But it is possible to hike to a cave on Mount Otemanu. This is the highest point on the mountain that is accessible to hikers, and it offers breathtaking views of the island lagoon.
Reaching the cave is very challenging, as it includes several extremely steep sections that can only be traversed by pulling yourself up with ropes. To reach this mesmerizing viewpoint on Bora Bora, you will need some sturdy hiking gear and the help of an experienced guide.
The hike begins at the base of Mount Otemanu, and it lasts for about 2, 2.5 hours with an experienced guide. It’s not possible to do the hike without a guide, since the trail passes through private land and certain permissions are required.
It’s worth noting that booking with the guide directly as opposed to booking the hike through an agency or hotel can save you a fortune. Azdine is the best guide in Bora Bora and the one who originally discovered this trail!
The trail starts off easy enough, but it quickly becomes challenging. It passes through lush forest vegetation, continually gaining elevation until you reach the segments that must be climbed with ropes. Then you’re in for some vertical climbing, which requires very sturdy shoes and proper climbing gear.
When you finally reach the sacred cave of Ana o Pea, all your effort will pay off. The views from here are out of this world, and something you’re unlikely to forget for years to come.
It’s best to bring lots of water and lunch, so you can recharge your batteries while admiring the mesmerizing lagoon views, before it’s time to head back down the mountain. The descent is easier and quicker, but that first climb down the ropes poses a challenge in itself.
Mata Pupu is another popular landmark in Bora Bora. At a height of 235 meters, the mountain is known for spectacular views of Bora Bora’s luxurious resorts and the surrounding lagoon, as well as the imposing Mount Otemanu that overlooks this smaller peak.
It’s possible to walk along a ridge atop Mata Pupu – an experience that offers some of the best panoramic views that can be experienced on the Bora Bora islands.
The trailhead is near a tower behind Povaie Bay, about 50 meters south of an art gallery. You must follow an access road to the transmission tower, which marks the beginning of spectacular views of Bora Bora’s most expensive resorts.
From there, just follow the trail up the mountain, and don’t forget to stop and take in the views every now and then. There are several landmarks along the way that will reassure you that you’re following the right path, and once you reach the Mata Pupu ridge, you’re nearly done!
Climb up the ridge for even more mesmerizing Bora Bora views, but keep in mind that surefootedness is a must here, due to how steep and challenging the terrain is.
The guns from WWII that are still sitting on the northwestern edge of the island are another famous Bora Bora landmark worth checking out. The hike to the Faanui WWII guns is one of the shortest and easiest hikes on the island, but even this trail takes you over some steep terrain.
It’s possible to hike to the guns and back to the trailhead in 30 minutes or so, as long as you wear appropriate footwear that makes it easy to climb up the steep hill.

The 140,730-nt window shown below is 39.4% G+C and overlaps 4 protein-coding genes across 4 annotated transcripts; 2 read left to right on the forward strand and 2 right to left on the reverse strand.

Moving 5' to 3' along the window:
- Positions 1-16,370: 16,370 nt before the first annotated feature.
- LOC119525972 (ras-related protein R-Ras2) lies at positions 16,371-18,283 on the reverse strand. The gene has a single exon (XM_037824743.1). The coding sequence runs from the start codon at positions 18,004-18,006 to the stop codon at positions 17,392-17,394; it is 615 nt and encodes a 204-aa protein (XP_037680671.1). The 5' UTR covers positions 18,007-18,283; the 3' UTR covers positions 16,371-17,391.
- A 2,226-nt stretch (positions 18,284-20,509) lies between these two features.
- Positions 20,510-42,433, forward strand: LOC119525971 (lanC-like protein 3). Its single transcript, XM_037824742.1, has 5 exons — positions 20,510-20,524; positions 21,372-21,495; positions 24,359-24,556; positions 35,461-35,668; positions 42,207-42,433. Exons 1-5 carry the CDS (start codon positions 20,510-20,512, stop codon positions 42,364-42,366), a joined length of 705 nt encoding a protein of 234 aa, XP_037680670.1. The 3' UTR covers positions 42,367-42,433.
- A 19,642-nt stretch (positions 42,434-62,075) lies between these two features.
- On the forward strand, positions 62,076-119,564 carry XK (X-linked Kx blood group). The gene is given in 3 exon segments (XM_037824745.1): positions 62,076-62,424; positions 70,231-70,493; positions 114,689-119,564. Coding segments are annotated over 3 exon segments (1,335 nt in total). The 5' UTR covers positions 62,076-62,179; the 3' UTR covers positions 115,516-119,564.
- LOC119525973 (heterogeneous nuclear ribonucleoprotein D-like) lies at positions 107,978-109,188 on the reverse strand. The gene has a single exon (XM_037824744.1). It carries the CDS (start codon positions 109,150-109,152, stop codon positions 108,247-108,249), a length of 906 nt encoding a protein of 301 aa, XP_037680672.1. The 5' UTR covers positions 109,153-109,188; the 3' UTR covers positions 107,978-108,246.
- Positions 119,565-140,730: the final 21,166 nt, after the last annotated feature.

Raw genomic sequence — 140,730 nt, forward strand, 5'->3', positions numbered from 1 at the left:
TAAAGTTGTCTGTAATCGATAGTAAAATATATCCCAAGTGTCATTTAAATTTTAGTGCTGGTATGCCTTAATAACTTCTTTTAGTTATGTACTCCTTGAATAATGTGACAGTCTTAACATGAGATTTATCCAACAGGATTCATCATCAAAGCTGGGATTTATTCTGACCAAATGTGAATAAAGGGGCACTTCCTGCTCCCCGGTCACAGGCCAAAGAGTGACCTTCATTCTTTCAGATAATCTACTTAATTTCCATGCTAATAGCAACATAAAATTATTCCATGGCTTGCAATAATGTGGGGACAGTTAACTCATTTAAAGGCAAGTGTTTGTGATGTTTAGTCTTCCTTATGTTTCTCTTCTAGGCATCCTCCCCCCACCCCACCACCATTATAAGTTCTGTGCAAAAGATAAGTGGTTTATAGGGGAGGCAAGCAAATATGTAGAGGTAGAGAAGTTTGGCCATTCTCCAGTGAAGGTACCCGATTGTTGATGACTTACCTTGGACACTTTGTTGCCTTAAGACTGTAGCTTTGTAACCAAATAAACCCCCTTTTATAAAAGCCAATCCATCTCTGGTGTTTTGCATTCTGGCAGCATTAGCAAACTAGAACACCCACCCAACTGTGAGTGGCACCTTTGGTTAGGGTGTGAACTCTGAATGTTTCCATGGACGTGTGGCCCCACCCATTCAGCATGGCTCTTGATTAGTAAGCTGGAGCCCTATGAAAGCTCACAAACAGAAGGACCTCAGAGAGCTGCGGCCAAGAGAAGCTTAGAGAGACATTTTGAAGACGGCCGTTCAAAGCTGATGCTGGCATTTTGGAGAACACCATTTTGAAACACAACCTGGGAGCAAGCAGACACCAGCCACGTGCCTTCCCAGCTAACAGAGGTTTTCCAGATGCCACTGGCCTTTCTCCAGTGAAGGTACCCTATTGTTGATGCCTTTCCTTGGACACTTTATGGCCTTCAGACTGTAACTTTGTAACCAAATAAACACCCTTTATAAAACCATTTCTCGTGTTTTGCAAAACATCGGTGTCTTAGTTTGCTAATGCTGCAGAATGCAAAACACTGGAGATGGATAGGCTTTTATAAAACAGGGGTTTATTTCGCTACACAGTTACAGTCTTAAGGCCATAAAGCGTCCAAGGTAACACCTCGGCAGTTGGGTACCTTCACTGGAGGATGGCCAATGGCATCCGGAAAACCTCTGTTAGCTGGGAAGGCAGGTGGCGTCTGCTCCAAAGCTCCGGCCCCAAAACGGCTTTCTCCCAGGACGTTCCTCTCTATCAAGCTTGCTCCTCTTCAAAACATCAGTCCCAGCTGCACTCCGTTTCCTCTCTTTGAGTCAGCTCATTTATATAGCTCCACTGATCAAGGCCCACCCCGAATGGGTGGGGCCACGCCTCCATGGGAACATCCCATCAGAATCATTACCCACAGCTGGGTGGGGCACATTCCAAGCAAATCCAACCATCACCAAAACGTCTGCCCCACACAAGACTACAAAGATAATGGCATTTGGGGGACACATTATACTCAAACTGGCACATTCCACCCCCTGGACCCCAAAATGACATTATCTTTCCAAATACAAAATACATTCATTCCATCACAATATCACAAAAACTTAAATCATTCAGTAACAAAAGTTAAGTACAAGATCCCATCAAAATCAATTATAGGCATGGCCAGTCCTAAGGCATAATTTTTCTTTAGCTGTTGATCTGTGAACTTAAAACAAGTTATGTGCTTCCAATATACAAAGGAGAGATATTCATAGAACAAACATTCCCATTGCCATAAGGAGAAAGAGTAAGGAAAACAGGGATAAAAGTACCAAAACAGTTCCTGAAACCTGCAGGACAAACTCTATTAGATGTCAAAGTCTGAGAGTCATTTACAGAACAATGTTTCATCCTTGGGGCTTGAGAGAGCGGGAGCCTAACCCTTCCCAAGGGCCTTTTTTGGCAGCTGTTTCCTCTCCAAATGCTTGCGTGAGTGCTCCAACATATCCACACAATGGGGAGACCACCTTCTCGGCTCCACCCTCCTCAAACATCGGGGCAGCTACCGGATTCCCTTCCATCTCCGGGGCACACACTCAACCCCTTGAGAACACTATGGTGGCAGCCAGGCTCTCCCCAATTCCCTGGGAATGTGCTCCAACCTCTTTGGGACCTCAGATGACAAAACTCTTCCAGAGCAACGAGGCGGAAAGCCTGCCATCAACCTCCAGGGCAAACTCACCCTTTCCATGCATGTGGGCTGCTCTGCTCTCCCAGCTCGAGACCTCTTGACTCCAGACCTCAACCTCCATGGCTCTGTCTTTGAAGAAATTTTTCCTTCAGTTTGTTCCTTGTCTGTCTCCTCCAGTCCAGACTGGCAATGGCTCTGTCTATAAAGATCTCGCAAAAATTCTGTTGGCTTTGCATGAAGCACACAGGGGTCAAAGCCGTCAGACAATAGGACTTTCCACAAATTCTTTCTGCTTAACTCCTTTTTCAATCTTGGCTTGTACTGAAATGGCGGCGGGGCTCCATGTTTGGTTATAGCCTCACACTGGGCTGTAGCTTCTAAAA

The trail is right opposite the Chancelade Base – look for a path that goes up the hill, towards the guns. Follow the trail up until you reach the old artillery guns, and then take your time to explore the area. Admire the beautiful wildflowers, take in the mesmerizing panoramic views, and get some cool photos with the ancient guns!
This Bora Bora hiking trail is very short, but it’s rated as moderately difficult because of the steep terrain. Don’t attempt to hike to the WWII Guns if you’re wearing flip flops or sandals – you need some sturdy hiking shoes that can safely get up the hill.
It’s worth noting that this hike can be done without any guides – the trail is a bit hard to find, but you shouldn’t have any trouble spotting the path if you rely on Google Maps since they are very accurate in this case.
Bora Bora is a rather small island and it’s possible to hike its entire coast in a single day. A loop hike around the island can be done in about 9-10 hours, and that includes a quick detour to the top of Mount Pahia. There’s no specific trailhead for this hike and you can begin the loop from pretty much anywhere on the island.
Although you can start hiking anywhere, it’s recommended to begin the hike in the southern part of the island. That way the ascent to Mount Pahia is done early in the hike, and not near the end when you’re already exhausted.
The climb to the mountaintop is the most challenging part of the hike, and pretty much the only reason why the trail gets rated as very difficult. But, it’s a worthy detour, especially if you didn’t take the time to ascend the mountain earlier.
The island loop follows the main road in Bora Bora, for the most part, straying from it only for the Mount Pahia ascent. You can skip the climb if you want – instead of heading inland in Tiipoto, just continue following the main road north.
It’s worth noting that without the mountain climb, this trail features almost no elevation change and becomes an easy hike anyone can do, as long as they’re capable of walking for 8-9 hours. Also, keep in mind that you can always catch a cab back to your hotel or get on a bike if you get too tired and decide not to finish the entire island loop.